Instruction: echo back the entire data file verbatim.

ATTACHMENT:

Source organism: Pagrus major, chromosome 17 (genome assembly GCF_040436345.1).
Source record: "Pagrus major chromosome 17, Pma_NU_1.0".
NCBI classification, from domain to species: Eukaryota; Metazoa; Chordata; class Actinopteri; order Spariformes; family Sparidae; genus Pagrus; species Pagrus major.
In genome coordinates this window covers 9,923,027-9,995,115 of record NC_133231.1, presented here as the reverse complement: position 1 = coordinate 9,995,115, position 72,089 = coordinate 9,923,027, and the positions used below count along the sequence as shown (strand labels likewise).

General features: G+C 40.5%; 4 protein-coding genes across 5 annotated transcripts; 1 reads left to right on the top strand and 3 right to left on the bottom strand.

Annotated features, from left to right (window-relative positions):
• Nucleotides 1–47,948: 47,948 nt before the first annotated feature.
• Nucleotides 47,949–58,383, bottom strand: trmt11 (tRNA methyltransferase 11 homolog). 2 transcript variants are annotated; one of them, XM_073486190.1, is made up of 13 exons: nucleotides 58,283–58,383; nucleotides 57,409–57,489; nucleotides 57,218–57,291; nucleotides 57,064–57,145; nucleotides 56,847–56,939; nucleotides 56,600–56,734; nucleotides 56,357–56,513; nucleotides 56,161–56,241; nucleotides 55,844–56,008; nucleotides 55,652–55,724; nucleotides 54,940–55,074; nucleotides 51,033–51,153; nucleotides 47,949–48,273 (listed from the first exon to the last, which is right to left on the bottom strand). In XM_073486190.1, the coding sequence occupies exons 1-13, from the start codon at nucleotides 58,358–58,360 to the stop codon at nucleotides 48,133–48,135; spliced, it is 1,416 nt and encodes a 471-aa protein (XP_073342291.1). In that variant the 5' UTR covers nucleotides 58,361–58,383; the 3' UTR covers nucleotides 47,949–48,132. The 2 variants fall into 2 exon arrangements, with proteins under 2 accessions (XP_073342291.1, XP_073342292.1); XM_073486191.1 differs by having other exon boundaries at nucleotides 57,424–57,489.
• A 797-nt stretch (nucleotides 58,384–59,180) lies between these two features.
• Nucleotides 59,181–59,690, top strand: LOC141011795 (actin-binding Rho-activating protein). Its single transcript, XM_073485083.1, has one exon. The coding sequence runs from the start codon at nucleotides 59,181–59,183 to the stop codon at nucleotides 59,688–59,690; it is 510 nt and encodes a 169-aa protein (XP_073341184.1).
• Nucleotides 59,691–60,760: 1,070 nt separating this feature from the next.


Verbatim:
Source organism: Pagrus major, chromosome 17 (genome assembly GCF_040436345.1).
Source record: "Pagrus major chromosome 17, Pma_NU_1.0".
NCBI classification, from domain to species: Eukaryota; Metazoa; Chordata; class Actinopteri; order Spariformes; family Sparidae; genus Pagrus; species Pagrus major.
In genome coordinates this window covers 9,923,027-9,995,115 of record NC_133231.1, presented here as the reverse complement: position 1 = coordinate 9,995,115, position 72,089 = coordinate 9,923,027, and the positions used below count along the sequence as shown (strand labels likewise).

General features: G+C 40.5%; 4 protein-coding genes across 5 annotated transcripts; 1 reads left to right on the top strand and 3 right to left on the bottom strand.

Annotated features, from left to right (window-relative positions):
• Nucleotides 1–47,948: 47,948 nt before the first annotated feature.
• Nucleotides 47,949–58,383, bottom strand: trmt11 (tRNA methyltransferase 11 homolog). 2 transcript variants are annotated; one of them, XM_073486190.1, is made up of 13 exons: nucleotides 58,283–58,383; nucleotides 57,409–57,489; nucleotides 57,218–57,291; nucleotides 57,064–57,145; nucleotides 56,847–56,939; nucleotides 56,600–56,734; nucleotides 56,357–56,513; nucleotides 56,161–56,241; nucleotides 55,844–56,008; nucleotides 55,652–55,724; nucleotides 54,940–55,074; nucleotides 51,033–51,153; nucleotides 47,949–48,273 (listed from the first exon to the last, which is right to left on the bottom strand). In XM_073486190.1, the coding sequence occupies exons 1-13, from the start codon at nucleotides 58,358–58,360 to the stop codon at nucleotides 48,133–48,135; spliced, it is 1,416 nt and encodes a 471-aa protein (XP_073342291.1). In that variant the 5' UTR covers nucleotides 58,361–58,383; the 3' UTR covers nucleotides 47,949–48,132. The 2 variants fall into 2 exon arrangements, with proteins under 2 accessions (XP_073342291.1, XP_073342292.1); XM_073486191.1 differs by having other exon boundaries at nucleotides 57,424–57,489.
• A 797-nt stretch (nucleotides 58,384–59,180) lies between these two features.
• Nucleotides 59,181–59,690, top strand: LOC141011795 (actin-binding Rho-activating protein). Its single transcript, XM_073485083.1, has one exon. The coding sequence runs from the start codon at nucleotides 59,181–59,183 to the stop codon at nucleotides 59,688–59,690; it is 510 nt and encodes a 169-aa protein (XP_073341184.1).
• Nucleotides 59,691–60,760: 1,070 nt separating this feature from the next.